Reviews public participation policies of institutions in three international arenas: Multilateral environmental agreements, multilateral development bank policy and lending, and trade and regional economic bodies.
This brief surveys public participation policies across a range of international institutions and environmental agreements to better understand whether opportunities exist for meaningful participation in international decisions that affect the environment.
Co-produced by WRI’s International Financial Flows and the Environment Program (IFFE) and The Access Initiative (TAI), the survey concludes:
- Policies on public participation are quickly becoming the norm.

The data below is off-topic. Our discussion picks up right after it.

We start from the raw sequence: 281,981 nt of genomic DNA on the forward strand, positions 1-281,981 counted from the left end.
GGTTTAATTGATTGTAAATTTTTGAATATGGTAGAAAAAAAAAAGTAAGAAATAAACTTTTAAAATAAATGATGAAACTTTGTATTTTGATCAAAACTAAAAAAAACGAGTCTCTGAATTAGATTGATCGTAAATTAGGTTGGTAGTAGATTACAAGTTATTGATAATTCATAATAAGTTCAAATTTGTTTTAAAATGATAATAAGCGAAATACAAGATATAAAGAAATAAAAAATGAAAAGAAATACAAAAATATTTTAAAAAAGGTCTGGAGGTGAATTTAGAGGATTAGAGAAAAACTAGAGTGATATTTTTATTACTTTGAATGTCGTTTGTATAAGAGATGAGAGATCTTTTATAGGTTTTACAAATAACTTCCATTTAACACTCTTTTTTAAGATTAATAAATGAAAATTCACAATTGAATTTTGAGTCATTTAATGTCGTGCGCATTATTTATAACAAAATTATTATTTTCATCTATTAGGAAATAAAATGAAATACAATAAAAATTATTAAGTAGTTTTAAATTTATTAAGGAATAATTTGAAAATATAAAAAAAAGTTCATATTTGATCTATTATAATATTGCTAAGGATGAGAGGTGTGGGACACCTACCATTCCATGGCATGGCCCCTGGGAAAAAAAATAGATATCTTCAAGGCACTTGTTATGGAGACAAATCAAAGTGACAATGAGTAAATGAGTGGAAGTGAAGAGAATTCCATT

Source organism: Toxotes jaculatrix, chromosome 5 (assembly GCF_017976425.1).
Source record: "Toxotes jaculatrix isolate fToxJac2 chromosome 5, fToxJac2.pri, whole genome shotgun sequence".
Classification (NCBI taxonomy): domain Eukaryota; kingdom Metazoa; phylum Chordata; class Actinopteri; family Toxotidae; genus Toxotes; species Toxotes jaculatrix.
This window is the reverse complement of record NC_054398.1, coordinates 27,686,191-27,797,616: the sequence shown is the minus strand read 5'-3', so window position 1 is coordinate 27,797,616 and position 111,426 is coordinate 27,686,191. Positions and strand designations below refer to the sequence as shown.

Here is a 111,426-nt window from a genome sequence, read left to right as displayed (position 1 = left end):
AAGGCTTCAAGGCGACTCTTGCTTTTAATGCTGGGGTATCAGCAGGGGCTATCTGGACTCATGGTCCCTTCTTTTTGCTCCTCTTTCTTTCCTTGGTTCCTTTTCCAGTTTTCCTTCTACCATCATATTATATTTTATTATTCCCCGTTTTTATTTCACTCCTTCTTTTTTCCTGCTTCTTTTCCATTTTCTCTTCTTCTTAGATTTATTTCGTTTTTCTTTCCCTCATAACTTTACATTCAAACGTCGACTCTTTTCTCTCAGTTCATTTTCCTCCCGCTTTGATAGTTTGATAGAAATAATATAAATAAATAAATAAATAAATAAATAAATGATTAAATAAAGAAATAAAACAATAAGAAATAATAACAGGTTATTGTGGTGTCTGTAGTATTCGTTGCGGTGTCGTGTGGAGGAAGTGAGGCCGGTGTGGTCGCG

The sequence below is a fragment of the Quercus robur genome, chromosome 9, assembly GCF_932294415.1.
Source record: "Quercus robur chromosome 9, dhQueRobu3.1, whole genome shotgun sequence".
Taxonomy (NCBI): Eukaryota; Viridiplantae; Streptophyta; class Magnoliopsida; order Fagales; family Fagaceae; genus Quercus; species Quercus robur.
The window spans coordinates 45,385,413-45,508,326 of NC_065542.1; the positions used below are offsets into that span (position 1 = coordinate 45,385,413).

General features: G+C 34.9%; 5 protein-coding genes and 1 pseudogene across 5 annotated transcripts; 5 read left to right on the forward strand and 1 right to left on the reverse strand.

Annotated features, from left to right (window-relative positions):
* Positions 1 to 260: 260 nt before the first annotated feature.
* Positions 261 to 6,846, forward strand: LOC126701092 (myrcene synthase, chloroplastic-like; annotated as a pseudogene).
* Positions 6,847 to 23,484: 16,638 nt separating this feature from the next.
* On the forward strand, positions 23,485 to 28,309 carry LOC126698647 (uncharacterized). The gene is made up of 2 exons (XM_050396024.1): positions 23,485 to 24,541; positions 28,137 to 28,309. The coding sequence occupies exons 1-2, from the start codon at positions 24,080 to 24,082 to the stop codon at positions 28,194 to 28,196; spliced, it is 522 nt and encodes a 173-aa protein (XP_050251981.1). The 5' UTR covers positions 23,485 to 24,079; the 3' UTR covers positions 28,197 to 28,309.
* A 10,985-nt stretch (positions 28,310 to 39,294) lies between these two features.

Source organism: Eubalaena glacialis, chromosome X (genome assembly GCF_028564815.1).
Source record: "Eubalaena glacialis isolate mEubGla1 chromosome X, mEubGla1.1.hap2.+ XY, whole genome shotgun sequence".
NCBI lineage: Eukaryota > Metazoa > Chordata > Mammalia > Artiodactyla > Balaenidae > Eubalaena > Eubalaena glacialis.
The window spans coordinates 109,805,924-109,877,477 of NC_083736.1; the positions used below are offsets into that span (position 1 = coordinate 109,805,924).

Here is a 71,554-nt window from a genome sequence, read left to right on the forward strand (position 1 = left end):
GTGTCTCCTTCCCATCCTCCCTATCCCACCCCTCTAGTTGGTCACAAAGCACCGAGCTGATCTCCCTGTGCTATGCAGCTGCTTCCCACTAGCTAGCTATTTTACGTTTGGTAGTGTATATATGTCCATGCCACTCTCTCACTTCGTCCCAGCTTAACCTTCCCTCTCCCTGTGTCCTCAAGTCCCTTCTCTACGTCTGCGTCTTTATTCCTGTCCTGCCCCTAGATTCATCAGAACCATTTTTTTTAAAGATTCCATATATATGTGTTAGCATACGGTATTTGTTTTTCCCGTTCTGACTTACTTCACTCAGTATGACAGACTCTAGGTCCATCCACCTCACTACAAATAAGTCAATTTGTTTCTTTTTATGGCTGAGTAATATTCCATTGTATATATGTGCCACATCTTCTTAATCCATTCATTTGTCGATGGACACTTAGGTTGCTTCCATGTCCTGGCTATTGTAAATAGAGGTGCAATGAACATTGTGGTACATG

- Public participation at the national level is uniformly weak; domestic stakeholders have limited ability to influence international decisions that affect their environment.
- Institutions and agreements subject to the greatest public scrutiny have the most advanced public participation policy frameworks.
- A common methodology is needed to assess the implementation and practice of public participation.
This analysis provides the reader with an overview of where multilateral institutions are contributing to the development of effective public participation, and the extent to which opportunities exist in domestic and international political spheres for affected parties and the interested public to incorporate sustainability concerns in multilateral decision-making processes.
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